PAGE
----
Happy Birthday, Ferdinand Vandeveer Hayden
Born in 1829, this American geologist did pioneering surveying expeditions of the Rocky Mountains in the late 19th century.
In other words, he studied the gorgeous, rugged Rockies!
I just got back from a trip in the Rockies, and I love the land—the jagged peaks and glacial tors, the lakes and waterfalls and cascading streams, the elk and deer and moose, and especially the rustling aspens among the stately dark pines.
One of my favorite spots on Earth is Yellowstone, and Hayden not only did an early study of it, he helped convince Congress to set aside that land as a National Park.
Hayden is acknowledged as having made the first discovery of dinosaur remains in North America. He found some isolated teeth during an exploration of the upper Missouri River. I don't know if he actually identified the teeth as belonging to dinosaurs. Later, many dinosaur skeletons were found in the West, and a couple of Great Dinosaur Rushes occurred as paleontologists rushed to be the best or to find the most.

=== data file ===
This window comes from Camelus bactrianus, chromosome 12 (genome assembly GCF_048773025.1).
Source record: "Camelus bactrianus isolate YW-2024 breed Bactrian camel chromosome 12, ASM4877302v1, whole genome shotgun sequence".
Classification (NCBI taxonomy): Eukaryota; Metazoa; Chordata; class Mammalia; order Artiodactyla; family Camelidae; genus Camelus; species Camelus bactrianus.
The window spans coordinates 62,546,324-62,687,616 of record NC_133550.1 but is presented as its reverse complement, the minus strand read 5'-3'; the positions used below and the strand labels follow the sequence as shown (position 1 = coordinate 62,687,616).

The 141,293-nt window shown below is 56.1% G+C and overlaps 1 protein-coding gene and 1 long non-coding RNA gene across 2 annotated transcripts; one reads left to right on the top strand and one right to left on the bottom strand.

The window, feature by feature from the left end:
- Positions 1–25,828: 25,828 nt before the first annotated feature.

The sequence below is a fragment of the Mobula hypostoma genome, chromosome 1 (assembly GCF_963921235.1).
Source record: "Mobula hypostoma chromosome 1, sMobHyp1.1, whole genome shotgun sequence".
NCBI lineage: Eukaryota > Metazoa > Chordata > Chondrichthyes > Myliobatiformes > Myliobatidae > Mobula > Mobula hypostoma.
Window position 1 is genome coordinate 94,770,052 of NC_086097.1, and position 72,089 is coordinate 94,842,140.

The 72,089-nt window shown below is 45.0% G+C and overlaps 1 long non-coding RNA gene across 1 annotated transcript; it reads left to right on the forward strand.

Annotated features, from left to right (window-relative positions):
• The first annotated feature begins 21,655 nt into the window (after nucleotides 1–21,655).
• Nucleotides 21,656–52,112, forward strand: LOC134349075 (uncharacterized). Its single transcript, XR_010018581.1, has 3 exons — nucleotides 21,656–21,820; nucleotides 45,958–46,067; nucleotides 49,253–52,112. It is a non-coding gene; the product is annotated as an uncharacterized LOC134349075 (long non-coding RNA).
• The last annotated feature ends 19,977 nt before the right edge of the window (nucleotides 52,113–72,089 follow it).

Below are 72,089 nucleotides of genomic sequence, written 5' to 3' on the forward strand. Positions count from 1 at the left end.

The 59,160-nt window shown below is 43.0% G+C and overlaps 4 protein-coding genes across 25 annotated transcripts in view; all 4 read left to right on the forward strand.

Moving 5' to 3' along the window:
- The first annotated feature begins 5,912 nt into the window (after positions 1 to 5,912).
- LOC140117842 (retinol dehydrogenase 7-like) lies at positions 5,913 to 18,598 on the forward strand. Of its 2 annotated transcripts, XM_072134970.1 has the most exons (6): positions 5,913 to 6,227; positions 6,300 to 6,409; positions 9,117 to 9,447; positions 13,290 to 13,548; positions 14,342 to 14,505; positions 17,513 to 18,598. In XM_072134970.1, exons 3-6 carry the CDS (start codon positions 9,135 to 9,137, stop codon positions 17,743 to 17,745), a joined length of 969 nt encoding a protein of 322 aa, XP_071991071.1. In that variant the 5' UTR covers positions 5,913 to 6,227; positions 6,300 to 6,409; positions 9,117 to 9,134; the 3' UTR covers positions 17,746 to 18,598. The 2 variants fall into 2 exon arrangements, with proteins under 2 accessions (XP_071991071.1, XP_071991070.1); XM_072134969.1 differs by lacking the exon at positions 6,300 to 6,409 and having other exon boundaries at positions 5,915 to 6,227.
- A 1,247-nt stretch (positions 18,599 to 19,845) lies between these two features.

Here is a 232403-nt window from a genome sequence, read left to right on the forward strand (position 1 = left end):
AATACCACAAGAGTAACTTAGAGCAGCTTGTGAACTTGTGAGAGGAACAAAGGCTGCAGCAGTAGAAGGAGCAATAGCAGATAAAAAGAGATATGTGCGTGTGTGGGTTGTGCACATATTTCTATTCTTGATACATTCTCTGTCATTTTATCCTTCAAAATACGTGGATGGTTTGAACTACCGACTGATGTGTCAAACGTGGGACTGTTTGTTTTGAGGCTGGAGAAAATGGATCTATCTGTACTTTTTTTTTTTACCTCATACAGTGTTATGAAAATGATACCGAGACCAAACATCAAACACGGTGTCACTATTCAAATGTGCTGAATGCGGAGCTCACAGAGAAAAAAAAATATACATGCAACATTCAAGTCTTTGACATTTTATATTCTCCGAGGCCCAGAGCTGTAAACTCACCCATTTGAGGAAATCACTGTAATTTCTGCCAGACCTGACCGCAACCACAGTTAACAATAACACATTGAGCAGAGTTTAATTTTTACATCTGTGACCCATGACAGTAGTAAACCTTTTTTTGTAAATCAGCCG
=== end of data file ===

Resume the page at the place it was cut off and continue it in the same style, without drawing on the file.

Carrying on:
But Hayden was first.
- Check out this slideshow of Yellowstone's beauties. Look for Hayden's name in one of the captions.
- Geysers are rare in the world—but not at Yellowstone! More than half of the entire world's geysers are in that one national park! Learn about geysers using Alka-Seltzer and liquid soap or Diet Coke and Mentos.
(It's important to use Diet Coke, because the regular stuff is really sticky. Actually, it's important to do geyser experiments outside in a place that doesn't mind a gushing mess.)
- Check out a dinosaur map by clicking the yellow “View the Dinosaur Map” link on the purple stripe. Are you surprised to see the distribution of the dinosaur fossils marked? Do you think this distribution says more about where dinosaurs lived or where paleontologists choose to dig?
- Here is a gallery with illustrations of many different types of dinosaurs. Explore!